Insurance and safety have yet to prove a correlation in trucking

July 28, 2021

SJ Munoz


Insurance and safety have yet to prove a correlation in trucking.

On the July 28 episode of “Live From Exit 24,” host Mike Matousek was joined by OOIDA Executive Vice President Lewie Pugh and Travis Ginest, OOIDA senior claims counsel, for a conversation on insurance minimums, tort reform, trial lawyers and more.

To protect the interest of its members, OOIDA is leading the charge with lawmakers on Capitol Hill. Specifically, the Association are fighting separate proposals that would increase motor carriers’ minimum insurance requirement by 167% and 556%, respectively.

“We have people on Capitol Hill every day,” Pugh said. “Our staff in Washington, D.C., is constantly working with lawmakers. We sent out a coalition letter along with other industries, and I was at a hearing back in February. But where the rubber meets the road is when we get members to pick up the phone.”

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Larger fleets, in particular, stand to benefit greatly from an insurance increase, Ginest said. A measure in the House highway bill would increase the minimum requirement from $750,000 to $2 million, while a standalone bill would boost it all the way to $4.923 million.

“There are some larger fleets who would like the minimums increased for a variety of reasons,” Ginest said. “They would benefit if there were less owner-operators. They have $100 million towers of insurance. Some of them are self-insured for up to $10 million, so they aren’t even purchasing that first layer of insurance.”

The idea of certain parties working together should be enough to raise eyebrows.

“When this kind of money is involved, it makes strange bedfellows,” Ginest said. “When you see two enemies get together and start working together to do something, you need to start asking yourself why they are doing this. The vast majority of cases are settled well under the current minimum. Raising the minimum to $2 million isn’t going to matter one way or the other.”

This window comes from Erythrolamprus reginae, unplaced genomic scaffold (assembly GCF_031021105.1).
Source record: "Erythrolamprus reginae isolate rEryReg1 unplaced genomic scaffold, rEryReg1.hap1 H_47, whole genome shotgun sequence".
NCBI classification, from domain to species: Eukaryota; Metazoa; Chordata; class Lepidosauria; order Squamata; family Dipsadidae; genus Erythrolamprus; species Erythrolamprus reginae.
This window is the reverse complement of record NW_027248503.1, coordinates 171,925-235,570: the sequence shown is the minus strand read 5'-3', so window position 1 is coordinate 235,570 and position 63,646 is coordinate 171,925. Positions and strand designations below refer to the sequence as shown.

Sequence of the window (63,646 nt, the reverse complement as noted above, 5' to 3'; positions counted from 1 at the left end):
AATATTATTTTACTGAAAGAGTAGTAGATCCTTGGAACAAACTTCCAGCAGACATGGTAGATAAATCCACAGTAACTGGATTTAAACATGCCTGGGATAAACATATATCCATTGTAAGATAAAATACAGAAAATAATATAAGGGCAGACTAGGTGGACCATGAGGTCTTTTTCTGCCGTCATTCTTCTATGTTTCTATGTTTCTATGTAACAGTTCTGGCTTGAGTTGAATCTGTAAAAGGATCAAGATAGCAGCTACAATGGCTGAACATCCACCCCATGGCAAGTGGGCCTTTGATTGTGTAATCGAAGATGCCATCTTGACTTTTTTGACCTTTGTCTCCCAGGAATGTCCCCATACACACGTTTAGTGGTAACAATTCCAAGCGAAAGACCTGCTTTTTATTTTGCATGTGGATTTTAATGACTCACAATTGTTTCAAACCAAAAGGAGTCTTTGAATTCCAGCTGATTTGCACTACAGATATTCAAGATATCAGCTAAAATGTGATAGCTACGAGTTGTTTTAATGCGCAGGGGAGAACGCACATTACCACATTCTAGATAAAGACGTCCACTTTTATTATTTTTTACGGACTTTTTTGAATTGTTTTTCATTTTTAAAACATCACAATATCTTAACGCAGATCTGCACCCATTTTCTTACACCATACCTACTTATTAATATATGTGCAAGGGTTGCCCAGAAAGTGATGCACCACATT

The Trucking Alliance is another group that has been in favor of an increase.

“We all know what the real issues are,” Pugh said. “We’ve been telling them for years the things that could make a difference and make the highways safer. I worked out there for 20 years, and I know how dangerous it could be. A lot of good drivers out there are just in the wrong place at the wrong time. Why aren’t they pushing for more training?”

In regards to Texas tort reform, Ginest said, “These types of things take years and years. It looks good on paper, but we’ll see how it plays out.”

Further complicating the matter for truck drivers are trial lawyer billboards and their negative reinforcement.

“It’s a propaganda machine,” Ginest said. “They all say the truck is bad. After you see this over and over, you start thinking, maybe these trucks are bad.”

Pugh also questioned how an insurance rate hike would lead to an improvement in highway safety, and instead proposed a different solution.

“It’s a proven fact carriers that pay more money are safer and have better retention,” Pugh said. “Trucking is so inefficient because shippers and receivers use trucks as rolling warehouses. We’ve completely set up the industry for failure by the way they workers are paid. If I have $1 million of insurance or if I have $2 million of insurance, how does that make me a better driver? How will this change safety?

OOIDA talk show

“Live From Exit 24” is scheduled for 11 a.m. Central every other Wednesday. Listeners can tune in to the show on the Live From Exit 24 website, OOIDA Facebook page or on OOIDA’s YouTube channel. The next episode airs Wednesday, Aug. 11.


“Live From Exit 24” launched as a way to expand OOIDA’s communication with members and to hear directly from drivers across the industry. OOIDA is asking for truck drivers to fill out a survey to let the Association know how you are liking the show so far. Help guide what’s addressed during the program. The survey is here. LL